Law

Small Construction Companies Keeping Employee Accidents At A Minimum

Construction companies are always going to be at a higher risk for employee accidents than other types of companies. The main reason for this is because construction requires a lot of physical endurance to perform each and every task. While accidents cannot be eliminated all together, with the proper tools there is a possibility of keeping them to a minimum. Below, you will discover more information on how small construction companies can keep their employee accident numbers to a minimum.

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Proper Employee Training

Proper employee training is crucial for every type of business, but even more so for construction companies. Every new employee should be required to undergo a 1 to 3 day training course that involves the employee policies, ergonomics, and safety techniques. At the end of the course, the employee should be able to recognize the employee policies and bide by them. The same goes for the safety techniques, which are crucial to preventing employee accidents.

Annual training courses should also be provided for all employees. The refresher course will give the workers an opportunity to go back over the course instruction. By doing this you will be reducing the risks of employee accidents, while also reducing worker’s compensation claims and sick day usage. Not only will your business benefit from the training courses, but also the employees. 

Random Drug Testing

Employers question whether or not to require their workers to undergo random drug testing. While the risks of a failed drug test and the loss of a good employee will always be a possibility, random drug testing will ensure less on-the-job accidents. Employees under the influence are not only a risk to your company, but also a risk to other employees. Illicit drug use can impair the individual’s judgment, putting them and others in danger of serious injury.

According to a study conducted by Facchina Group of Cos. LLC, corporate America has a $140 billion annual drug problem. Many people feel that it is okay to utilize drugs as long as they do not do it on the job. This is a huge misconception, because they go to work impaired, so there is no way they can complete their job duties properly.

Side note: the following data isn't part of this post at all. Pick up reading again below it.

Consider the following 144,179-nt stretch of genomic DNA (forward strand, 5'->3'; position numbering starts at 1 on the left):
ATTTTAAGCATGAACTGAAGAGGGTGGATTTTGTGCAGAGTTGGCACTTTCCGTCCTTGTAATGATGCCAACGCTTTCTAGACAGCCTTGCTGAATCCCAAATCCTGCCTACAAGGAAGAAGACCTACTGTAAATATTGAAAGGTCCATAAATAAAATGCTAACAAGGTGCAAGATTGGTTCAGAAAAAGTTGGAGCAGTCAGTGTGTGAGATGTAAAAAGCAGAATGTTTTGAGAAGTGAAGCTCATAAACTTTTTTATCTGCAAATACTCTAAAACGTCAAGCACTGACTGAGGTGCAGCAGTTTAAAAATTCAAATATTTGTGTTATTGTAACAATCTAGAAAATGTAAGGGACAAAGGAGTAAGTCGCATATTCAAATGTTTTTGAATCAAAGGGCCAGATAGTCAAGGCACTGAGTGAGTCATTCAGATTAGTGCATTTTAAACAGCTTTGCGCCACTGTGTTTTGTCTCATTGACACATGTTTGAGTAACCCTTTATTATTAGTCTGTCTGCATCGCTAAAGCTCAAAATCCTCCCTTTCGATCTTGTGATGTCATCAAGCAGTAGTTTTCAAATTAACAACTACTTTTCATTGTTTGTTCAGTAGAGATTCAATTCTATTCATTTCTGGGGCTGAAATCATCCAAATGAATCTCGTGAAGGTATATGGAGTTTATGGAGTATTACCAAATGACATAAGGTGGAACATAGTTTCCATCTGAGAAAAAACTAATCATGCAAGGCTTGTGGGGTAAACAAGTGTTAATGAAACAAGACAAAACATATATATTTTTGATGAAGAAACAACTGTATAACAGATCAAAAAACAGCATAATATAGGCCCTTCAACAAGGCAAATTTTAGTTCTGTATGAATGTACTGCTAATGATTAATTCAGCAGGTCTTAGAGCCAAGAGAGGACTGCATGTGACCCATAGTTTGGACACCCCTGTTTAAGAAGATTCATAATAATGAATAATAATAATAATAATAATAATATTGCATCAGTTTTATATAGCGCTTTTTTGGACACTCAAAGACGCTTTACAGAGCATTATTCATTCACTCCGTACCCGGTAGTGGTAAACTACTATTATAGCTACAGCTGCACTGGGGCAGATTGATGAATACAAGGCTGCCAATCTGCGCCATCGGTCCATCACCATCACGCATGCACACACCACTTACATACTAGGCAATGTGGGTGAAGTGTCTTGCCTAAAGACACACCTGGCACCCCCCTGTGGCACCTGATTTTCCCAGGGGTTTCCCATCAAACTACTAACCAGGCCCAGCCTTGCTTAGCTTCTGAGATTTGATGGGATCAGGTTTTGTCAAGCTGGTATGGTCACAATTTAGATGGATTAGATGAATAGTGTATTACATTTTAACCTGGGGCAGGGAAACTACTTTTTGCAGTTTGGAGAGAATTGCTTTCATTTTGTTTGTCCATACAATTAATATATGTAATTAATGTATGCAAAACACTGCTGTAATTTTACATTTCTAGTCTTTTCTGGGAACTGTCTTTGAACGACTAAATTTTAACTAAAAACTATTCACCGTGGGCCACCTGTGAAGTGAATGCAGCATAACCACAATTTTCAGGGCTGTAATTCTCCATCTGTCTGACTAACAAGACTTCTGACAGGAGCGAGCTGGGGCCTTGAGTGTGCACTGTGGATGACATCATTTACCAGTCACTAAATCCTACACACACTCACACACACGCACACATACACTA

Proper Safety Equipment 

As a small business owner of a construction company, it is up to you to protect your employees from potential injuries. The best way to do this is to provide them with proper safety gear. Hard hats, gloves, respiratory masks, boots and goggles are a necessity for all construction workers. While some of the workers will take it upon themselves to purchase the items, not everyone will care enough to do so. You will need to invest in these items and provide to the employees. A dress code will require the employees to purchase their own gloves and work boots, saving you quite a bit of money.

It is crucial that every employee that heads out to a worksite is properly clothed and geared up to protect themselves from potential injuries. Always keep extra gear on-hand, just in case one of the employees forgets something at home, but be sure to ask them to return it before clocking out at the end of the day. 

Encourage A Full Night’s Sleep

Construction work is physically enduring, regardless of age or gender. Health experts recommend all workers to get a full night’s sleep to ensure good focus, alertness and lots of energy. People that fail to get at least 6 hours of sleep each night struggle trying to maintain the necessities to ensure an injury-free workday. At the end of each workday, you and your supervisors should encourage the other employees to get a full night’s sleep. While it is not your job to babysit the workers when they are off duty, it will be in your best interest to do whatever is necessary to keep them healthy and alert.

When you find yourself facing a civil lawsuit involving a workers’ compensation claim, you will need to hire an attorney that is knowledgeable on such laws.

A post by Kidal D. (3445 Posts)

Kidal D. is author at LeraBlog. The author's views are entirely his/her own and may not reflect the views and opinions of LeraBlog staff.
Chief editor and author at LERAblog, writing useful articles and HOW TOs on various topics. Particularly interested in topics such as Internet, advertising, SEO, web development, and business.

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